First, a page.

2019 a year of unwelcome firsts: Cowichan Watershed Board report

Cowichan Watershed Board concludes urgent issues will continue

The Cowichan Watershed Board said in its annual report that 2019 was a year of “firsts”, including having to pump water over the Cowichan Lake weir for the first time due to low water levels. (File photo)
A contract has been awarded to begin design and engineering work for a new weir at Cowichan Lake. (Citizen file)

Work begins on new weir for Cowichan Lake

A contract has been awarded to Stantec Engineering Services to do designs, engineering and studies

A contract has been awarded to begin design and engineering work for a new weir at Cowichan Lake. (Citizen file)
Editorial: It’s never too early to think about water conservation

Editorial: It’s never too early to think about water conservation

The weir at Cowichan Lake resumed operations for 2020 on March 18.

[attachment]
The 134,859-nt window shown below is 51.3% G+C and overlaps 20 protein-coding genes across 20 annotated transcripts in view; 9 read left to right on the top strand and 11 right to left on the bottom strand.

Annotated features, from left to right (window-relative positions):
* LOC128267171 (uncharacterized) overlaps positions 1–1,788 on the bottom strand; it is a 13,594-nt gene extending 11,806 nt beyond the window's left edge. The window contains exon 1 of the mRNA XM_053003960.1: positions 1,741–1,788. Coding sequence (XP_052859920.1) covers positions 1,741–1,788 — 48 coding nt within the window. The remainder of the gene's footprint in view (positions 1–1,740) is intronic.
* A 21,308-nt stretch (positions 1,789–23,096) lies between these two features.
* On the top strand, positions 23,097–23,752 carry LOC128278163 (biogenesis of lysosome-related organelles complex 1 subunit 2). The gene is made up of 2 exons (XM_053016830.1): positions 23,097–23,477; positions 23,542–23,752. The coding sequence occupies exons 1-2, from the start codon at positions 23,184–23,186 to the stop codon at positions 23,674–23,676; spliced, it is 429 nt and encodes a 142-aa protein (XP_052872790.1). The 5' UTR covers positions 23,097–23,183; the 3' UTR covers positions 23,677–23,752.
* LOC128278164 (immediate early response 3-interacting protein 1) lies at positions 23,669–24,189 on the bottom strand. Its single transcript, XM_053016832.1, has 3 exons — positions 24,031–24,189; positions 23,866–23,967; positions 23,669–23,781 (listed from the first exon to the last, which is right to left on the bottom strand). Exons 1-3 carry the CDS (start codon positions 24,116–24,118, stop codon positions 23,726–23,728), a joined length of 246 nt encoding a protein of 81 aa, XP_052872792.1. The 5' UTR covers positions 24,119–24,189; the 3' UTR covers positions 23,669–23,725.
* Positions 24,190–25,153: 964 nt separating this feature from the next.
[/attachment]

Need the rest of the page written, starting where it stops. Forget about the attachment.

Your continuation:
• Apr 2, 2020
Editorial: It’s never too early to think about water conservation
Water had to pumped over the weir at Cowichan lake for the first time last year due drought conditions. (File photo)

Weir in Cowichan Lake begins operations early this year

Water shortages feared again in 2020

Water had to pumped over the weir at Cowichan lake for the first time last year due drought conditions. (File photo)
Town of Lake Cowichan Mayor Rod Peters said development in town is continuing, but services need to be upgraded to keep up. (Warren Goulding/Gazette)
Town of Lake Cowichan Mayor Rod Peters said development in town is continuing, but services need to be upgraded to keep up. (Warren Goulding/Gazette)
Residents are hoping boil water advisories will become a thing of the past once the new water treatment plant is up and running. (Gazette file)